Janet Jansson and Christer Jansson of PNNL have each been awarded a NASA grant to explore how life adapts and changes during spaceflight. These grants, designed to help NASA’s Artemis lunar exploration program, represent the fortunate convergence of PNNL’s scientific development and NASA’s interest in PNNL’s science.
Janet Jansson’s project focuses on how soil microorganisms coordinate the exchange of metabolites—small molecules that create life-sustaining chemical reactions—within their community in a space environment. Using a consortium of well-defined, naturally interacting soil microbes isolated from PNNL’s field site at Washington State University near Prosser, Washington, she is studying how decreased gravity could make it more or less difficult for the microbes to find each other and if they will operate in their same niches.
For his study, Christer Jansson is examining grasses that take up carbon dioxide (CO2) and convert it to chemical energy via different types of photosynthesis. One grass has an adaptation that allows it to concentrate CO2 in the cells because of its specialized photosynthesis. The other grass, like most vascular plants, lacks this adaptation. He anticipates significant reprogramming of plant metabolism under space-station conditions, due to the high and fluctuating CO2 levels (which will directly affect photosynthesis) and microgravity (which will affect how plants take up water).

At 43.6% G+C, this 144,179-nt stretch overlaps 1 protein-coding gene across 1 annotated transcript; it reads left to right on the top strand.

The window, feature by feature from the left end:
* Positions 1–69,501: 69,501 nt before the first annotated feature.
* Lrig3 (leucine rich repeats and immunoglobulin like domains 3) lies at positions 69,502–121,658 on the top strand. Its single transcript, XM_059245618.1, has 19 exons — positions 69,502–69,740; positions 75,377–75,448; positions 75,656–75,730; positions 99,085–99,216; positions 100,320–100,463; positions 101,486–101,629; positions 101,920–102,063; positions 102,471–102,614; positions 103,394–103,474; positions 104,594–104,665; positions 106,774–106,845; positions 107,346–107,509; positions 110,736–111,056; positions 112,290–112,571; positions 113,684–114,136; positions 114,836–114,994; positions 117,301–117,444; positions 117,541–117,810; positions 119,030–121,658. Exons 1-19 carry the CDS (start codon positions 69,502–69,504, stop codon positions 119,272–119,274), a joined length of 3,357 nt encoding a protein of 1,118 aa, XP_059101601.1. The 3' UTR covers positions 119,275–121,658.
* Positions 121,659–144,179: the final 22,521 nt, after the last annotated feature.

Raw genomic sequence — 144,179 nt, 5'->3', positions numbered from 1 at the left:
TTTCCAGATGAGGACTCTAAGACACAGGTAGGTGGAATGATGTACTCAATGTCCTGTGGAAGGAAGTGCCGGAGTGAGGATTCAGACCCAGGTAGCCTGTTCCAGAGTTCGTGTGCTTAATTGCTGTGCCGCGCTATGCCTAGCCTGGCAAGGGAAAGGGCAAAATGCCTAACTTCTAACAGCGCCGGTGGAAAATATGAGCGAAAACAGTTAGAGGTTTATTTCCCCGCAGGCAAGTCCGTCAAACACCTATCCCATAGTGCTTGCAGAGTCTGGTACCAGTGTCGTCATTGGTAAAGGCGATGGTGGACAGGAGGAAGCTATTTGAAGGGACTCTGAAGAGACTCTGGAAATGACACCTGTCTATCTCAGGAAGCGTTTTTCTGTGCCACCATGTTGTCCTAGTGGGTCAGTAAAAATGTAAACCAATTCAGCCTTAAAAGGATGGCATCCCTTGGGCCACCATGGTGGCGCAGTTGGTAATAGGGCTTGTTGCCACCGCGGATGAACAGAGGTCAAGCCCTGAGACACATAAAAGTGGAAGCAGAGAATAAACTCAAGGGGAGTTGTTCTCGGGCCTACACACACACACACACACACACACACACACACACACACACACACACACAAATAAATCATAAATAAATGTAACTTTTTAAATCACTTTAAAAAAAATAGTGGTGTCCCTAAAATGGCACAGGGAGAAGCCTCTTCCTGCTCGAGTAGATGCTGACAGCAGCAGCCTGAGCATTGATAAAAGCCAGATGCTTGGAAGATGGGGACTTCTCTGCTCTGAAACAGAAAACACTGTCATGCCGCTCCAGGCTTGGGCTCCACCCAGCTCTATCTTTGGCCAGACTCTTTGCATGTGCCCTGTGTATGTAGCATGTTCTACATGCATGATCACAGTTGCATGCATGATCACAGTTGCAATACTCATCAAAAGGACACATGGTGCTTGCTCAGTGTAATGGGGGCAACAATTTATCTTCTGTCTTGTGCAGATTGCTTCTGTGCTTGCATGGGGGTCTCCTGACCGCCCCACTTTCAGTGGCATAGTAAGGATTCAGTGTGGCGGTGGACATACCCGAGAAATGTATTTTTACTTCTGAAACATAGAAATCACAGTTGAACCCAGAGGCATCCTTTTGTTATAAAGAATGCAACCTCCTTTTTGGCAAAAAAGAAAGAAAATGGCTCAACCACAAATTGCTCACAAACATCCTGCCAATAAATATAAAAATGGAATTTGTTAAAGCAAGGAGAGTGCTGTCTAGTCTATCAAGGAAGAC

The projects consist of parallel experiments: a control group at the Kennedy Space Center in Florida and an identical cohort on the International Space Station. Astronauts will perform specific measurements and collect observational data and samples on the space station while researchers on Earth do the same. When the experiments conclude, both sample sets will return to the Environmental Molecular Sciences Laboratory (EMSL) at PNNL for further analysis.
Read more about all 15 NASA grants here.